While telehealth technologies such as RPM are advancing the way doctors connect with patients, it still poses some technical and practical problems for healthcare providers. Below we will discuss the pros and cons of remote patient monitoring.

Remote Patient Monitoring Benefits

Remote patient monitoring benefits

Real Time Patient Monitoring Information

Without a doubt, one of the biggest benefits of remote patient monitoring systems is the ability to provide doctors with real time information about their patients’ health.

For example, chronic conditions such as heart failure and diabetes require frequent doctor visits and communication between the patient and their healthcare provider. Often patient waiting times for appointments can take weeks, and in extreme cases, months.

With remote patient monitoring, routine tests are done with a mobile or implanted device which collects data about a patient's health activity, such as heart rate and vitals, and then automatically sends it to a hospital or doctor’s office on a set schedule.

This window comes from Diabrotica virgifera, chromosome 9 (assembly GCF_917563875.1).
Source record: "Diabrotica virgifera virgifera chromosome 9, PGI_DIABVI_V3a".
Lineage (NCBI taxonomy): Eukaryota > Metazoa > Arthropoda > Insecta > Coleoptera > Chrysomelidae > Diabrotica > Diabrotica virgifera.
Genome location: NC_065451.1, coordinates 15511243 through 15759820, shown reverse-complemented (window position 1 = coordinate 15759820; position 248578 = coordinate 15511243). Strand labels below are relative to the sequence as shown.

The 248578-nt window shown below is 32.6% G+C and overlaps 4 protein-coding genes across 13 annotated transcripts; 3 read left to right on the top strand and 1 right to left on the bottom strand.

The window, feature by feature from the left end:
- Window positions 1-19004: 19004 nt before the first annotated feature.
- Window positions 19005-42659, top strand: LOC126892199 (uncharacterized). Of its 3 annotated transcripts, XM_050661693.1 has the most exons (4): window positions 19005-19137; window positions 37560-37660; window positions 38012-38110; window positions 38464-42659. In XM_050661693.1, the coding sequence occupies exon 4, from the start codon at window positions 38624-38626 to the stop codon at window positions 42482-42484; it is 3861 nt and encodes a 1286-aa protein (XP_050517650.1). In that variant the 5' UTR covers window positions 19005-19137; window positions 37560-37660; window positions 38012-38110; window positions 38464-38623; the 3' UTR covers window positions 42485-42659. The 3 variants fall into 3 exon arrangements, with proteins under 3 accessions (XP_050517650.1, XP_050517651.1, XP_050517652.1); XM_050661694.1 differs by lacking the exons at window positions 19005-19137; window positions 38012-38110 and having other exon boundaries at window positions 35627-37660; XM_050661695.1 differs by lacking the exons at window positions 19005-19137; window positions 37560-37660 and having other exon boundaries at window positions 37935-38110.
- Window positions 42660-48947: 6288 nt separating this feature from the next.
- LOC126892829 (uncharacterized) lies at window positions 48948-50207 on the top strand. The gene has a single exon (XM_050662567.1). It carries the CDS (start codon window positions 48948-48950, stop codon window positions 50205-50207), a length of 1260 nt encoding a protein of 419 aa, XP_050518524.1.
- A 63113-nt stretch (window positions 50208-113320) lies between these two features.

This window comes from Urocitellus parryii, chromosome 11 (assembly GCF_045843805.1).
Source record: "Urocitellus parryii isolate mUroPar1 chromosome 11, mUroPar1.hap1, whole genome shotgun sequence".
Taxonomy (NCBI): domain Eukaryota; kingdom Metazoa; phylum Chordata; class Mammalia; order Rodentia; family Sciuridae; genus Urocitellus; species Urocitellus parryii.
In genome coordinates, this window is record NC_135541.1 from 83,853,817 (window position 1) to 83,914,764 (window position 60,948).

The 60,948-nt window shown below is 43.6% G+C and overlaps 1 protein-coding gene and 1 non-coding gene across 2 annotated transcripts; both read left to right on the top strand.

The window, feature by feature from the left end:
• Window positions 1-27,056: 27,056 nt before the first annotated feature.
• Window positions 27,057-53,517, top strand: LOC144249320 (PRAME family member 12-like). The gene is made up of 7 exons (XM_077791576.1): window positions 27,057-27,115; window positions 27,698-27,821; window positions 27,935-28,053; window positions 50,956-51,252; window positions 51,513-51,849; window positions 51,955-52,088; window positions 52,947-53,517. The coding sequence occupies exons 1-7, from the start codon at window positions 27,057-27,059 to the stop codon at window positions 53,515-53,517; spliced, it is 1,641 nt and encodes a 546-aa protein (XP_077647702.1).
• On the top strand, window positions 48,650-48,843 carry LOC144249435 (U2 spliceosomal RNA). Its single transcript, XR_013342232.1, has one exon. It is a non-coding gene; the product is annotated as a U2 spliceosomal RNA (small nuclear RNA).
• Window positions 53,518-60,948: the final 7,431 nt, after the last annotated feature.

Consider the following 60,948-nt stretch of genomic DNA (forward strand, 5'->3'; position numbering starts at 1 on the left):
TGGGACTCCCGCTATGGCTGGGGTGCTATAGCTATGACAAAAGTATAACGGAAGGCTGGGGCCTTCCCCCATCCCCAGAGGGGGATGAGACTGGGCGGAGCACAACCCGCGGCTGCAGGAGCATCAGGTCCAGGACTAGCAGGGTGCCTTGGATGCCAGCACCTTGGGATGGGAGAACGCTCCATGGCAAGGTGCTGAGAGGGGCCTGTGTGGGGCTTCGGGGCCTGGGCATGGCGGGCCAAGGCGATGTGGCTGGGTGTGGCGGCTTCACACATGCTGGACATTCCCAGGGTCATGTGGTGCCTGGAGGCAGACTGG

Doctors can review and analyze their patients on an ongoing basis in order to make timely interventions and prioritize patient appointments as needed.

Provides Patients With More Flexibility

Those with chronic diseases can spend most of their time traveling back and forth to medical appointments and in and out of hospitals. This is not only mentally and physically draining for the patient but for families and caretakers as well. By using RPM, the time required at the doctor’s office is significantly reduced, improving a patient’s quality of life.

Patients can enjoy more quality time with their loved ones while still receiving proper health analysis.

Additionally, those patients who can’t travel due to health conditions or have no means of transport to medical facilities, are provided with a new way of being treated. RMP allows doctors to have a broader reach to those formerly difficult to treat patients.

Saves Time and Money

Remote patient monitoring is a valuable tool for delivering better outcomes and quality care at lower costs, saving money for both the patient and provider. Frequent monitoring can determine if an in-person visit or appointment is warranted ideally reducing the number of in-hospital device evaluations, hospital admissions, the length of stay per hospitalization, and follow-up office visits.